To stay on top of your finances, it’s important to make a budget. Knowing what you have and what you’re spending, allows you to work out how long you can afford to remain unemployed. You can also consider ways to reduce your expenses. Look at the options of cancelling entertainment subscriptions like Netflix or Spotify. Try to reduce your energy consumption where possible and avoid unnecessary expenses like takeaway food or coffee. If you end up in a difficult financial situation, maybe you can find a cheaper place to live or think about selling some of your possessions.
Impacts of unemployment
Finding yourself jobless impacts several aspects of your life and it’s important to recognise the ways in which you may be affected. Consider the following areas of your life and how they might be influenced:
- Mental health – First and foremost, you need to look after your wellbeing. Feelings of loneliness, frustration, or low confidence may be common when you lose your job, but they aren’t permanent. Reach out to family, friends, colleagues and loved ones to let them know how you’re doing and remember you’re not alone. Losing a job is a form of grief. If you’re struggling, talk to your GP (doctor) for advice. There are many mental health support services available online, over the phone or in person. Some great organisations include Headspace, Black Dog Institute and Beyond Blue.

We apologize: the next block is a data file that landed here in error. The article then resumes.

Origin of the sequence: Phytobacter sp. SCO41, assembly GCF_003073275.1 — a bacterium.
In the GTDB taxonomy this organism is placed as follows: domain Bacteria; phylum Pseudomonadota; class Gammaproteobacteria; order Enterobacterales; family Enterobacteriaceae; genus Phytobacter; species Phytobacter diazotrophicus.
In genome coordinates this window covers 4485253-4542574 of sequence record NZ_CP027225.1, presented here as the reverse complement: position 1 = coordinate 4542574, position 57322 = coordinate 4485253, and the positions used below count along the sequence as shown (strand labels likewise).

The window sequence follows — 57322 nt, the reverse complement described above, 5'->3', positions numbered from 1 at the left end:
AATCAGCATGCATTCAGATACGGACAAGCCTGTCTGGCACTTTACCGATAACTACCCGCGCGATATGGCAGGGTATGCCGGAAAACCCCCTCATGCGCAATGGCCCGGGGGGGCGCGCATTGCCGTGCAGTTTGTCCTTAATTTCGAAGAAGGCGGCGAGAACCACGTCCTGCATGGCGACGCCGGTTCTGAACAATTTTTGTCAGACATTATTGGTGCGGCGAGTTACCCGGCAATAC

- Social life – You spend a lot of time with your colleagues when you’re at work. When unemployed, you can miss this social stimulation, and it's even harder given our current self-isolating situation. Reach out to family, friends online. If you’re comfortable, speak with your old work colleagues. This will help you feel connected and supported in this tough time.
- Daily routine – Working accounts for a large part of our daily routine. While it’s okay to take a break and give yourself a few days to grieve, do your best to maintain a normal routine. This could include waking up as if you’re off to work and making a daily plan. Set some goals you’d like to achieve each week. These could be something like updating your CV, applying for 5 new jobs, learning some new skills or meeting someone new.
Setting yourself up